The home was prefabricated offsite, with modules transported over 160 miles from Santiago and set in place with a truck crane. The minimalist design, including the charred vertical pine siding, was a carefully considered aesthetic choice.
“We tried to reduce the palette of materials to a minimum to avoid a lot of visual information,” Saric told Dezeen.
“The idea is that the landscape is the protagonist, so the cladding is all in wood placed vertically. The doors of the rooms and the closets also use this material, and they try to disappear into the continuity of the interior and exterior walls,” he explained.
A modern ski retreat juts out from the hillside, clad inside and out with pine. La Dacha Mountain Refuge has two dramatically different looks depending on the season, blending into the surrounding vegetation for most of the year and standing out in sharp relief when the snow blankets the landscape.
Set among the Nevados de Chillan volcanic complex in Las Trancas, Chile, the refuge points oversized glass facades to the view, creating a sort of telescopic shape originating at the rear entrance. The vertical V-shaped dwelling is designed to follow the sun’s movements towards the north and west (being, of course, in the Southern Hemisphere.) A lot of attention was paid to thermal efficiency to make sure it stays warm and cozy in winter.
Private rooms are tucked down in the lower stories among the trees, while the public spaces like the living room and kitchen get to enjoy the best views at the top.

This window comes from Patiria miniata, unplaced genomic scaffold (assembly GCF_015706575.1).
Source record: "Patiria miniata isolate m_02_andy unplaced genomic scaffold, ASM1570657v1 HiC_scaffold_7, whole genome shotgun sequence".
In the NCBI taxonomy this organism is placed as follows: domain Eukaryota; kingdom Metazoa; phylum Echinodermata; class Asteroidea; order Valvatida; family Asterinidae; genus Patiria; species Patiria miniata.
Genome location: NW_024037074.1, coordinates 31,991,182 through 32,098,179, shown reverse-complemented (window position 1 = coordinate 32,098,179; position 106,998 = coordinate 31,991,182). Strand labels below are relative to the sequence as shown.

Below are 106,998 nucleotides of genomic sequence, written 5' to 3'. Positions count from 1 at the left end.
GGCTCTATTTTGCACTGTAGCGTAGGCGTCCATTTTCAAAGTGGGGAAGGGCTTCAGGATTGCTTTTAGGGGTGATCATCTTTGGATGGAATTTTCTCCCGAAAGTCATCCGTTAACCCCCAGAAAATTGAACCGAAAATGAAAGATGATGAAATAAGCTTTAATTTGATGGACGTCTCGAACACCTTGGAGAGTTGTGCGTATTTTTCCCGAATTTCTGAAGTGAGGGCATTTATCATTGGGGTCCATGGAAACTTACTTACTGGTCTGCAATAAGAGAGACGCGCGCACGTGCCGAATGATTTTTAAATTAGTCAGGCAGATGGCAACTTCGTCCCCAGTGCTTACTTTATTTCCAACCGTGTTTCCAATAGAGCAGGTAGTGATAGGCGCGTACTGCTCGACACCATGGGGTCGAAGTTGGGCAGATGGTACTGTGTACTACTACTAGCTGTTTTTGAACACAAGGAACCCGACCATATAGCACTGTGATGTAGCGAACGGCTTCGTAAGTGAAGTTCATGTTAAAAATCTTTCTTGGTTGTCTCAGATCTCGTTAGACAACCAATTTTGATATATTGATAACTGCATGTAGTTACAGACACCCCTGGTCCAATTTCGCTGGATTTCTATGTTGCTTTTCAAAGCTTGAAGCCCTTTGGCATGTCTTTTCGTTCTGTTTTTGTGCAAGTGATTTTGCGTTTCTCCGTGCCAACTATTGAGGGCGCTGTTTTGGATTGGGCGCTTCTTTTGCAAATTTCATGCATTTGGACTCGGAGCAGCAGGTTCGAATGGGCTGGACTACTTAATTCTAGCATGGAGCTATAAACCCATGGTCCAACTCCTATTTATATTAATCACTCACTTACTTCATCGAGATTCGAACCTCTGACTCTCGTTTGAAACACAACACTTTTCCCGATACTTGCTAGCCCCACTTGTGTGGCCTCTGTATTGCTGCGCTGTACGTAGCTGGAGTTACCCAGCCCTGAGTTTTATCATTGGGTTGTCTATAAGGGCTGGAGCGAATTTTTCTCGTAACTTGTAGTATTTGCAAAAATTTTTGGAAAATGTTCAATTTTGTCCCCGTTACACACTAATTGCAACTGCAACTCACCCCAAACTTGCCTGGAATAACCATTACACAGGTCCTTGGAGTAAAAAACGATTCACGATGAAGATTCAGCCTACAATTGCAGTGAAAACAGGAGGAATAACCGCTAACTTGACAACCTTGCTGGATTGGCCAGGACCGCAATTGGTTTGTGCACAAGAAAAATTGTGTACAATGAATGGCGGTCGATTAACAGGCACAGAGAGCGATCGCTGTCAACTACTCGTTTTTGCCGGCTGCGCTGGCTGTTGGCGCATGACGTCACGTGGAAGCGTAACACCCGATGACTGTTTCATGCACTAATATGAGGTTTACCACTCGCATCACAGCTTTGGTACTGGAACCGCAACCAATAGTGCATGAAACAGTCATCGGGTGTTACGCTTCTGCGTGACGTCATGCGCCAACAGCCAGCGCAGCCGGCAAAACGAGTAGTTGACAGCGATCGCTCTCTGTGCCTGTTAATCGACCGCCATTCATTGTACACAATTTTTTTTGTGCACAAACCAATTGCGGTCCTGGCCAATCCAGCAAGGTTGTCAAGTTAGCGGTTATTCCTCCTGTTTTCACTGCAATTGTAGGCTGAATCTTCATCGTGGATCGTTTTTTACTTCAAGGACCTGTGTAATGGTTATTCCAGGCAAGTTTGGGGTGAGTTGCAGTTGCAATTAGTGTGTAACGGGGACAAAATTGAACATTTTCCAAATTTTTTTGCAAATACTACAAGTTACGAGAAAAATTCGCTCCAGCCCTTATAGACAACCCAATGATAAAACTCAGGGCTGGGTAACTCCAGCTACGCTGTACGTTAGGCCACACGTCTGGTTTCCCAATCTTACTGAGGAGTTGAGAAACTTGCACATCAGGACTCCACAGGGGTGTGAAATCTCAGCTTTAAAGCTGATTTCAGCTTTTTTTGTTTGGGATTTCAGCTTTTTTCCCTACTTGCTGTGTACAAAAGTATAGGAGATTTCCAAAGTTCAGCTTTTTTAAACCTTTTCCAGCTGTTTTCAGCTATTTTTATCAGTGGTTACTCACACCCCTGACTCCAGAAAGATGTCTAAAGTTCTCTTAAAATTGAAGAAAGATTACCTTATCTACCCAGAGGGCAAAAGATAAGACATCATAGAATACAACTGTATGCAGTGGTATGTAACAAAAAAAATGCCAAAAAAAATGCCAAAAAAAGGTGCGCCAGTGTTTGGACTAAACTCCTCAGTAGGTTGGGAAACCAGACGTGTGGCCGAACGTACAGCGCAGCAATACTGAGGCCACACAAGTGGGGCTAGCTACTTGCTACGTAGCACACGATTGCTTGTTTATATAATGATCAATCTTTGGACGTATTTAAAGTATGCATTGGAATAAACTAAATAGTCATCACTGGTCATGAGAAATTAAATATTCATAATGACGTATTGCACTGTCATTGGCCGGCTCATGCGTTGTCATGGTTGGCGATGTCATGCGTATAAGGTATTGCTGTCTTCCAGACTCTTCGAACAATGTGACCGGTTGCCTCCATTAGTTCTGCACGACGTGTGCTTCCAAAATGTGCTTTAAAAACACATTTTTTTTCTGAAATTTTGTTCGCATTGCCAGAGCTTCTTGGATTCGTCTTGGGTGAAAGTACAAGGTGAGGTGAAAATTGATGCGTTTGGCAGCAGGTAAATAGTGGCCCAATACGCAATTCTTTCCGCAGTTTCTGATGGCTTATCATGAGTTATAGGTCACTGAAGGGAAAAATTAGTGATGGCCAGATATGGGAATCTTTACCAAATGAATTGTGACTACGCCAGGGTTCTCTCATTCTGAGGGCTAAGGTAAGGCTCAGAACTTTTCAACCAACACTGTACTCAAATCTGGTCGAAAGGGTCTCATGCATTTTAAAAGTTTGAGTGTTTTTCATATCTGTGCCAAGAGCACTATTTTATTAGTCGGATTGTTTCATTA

“In the middle floor is the entrance level that portrays a masonry stove or kachelofen, a wood stove that stores the required heat for the house in the thick brick walls, requiring a single load of wood a day with several benefits. This ancient technique common in central Europe becomes a prototype for Southern Chile where wood consumption and pollution are becoming crucial issues. The refuge is moduled in an array 122 x 244 cmts, the measures of the SIP board system. The panel where brought on a single day and assembled swiftly onsite during the warm months.”
For the exterior, DRR architects employed “yakisugi,” also known as “shou sugi ban,” the Japanese technique of charring boards to carbonize them, protecting against damage from insects and weather effects. Learn more about how “burning wood to make it fireproof” works.
One of the hottest new trends in architecture has actually been around for centuries, and it could be a key strategy for making wooden structures more fire resistant. “Shou sugi ban” roughly translates to “burnt cedar board” in Japanese, and it was developed by carpenters seeking a unique finish that would improve the durability of Japanese cedar (Cryptomeria japonica).
Commonplace in Japan since the 1700s or possibly even earlier, the technique traditionally involves strapping boards together and creating a fire in between them, which is allowed to burn just long enough to char the surface of the boards before it’s extinguished with water, buffed with a wire brush and sealed with a plant-based oil like tung. This produces a hard shell on the wood that naturally protects the rest of the board.
These days, the same effect is typically accomplished with a blowtorch, especially in the United States and Europe where it’s exploded in popularity thanks to its dramatic look and eco-friendly nature. The process chars the wood to varying degrees, depending on the desired outcome, ranging from a light toasting to a blackened “alligator skin” texture. A darker char provides the greatest benefits. Interestingly, the technique can be used on all kinds of wood, including Eastern White Pine.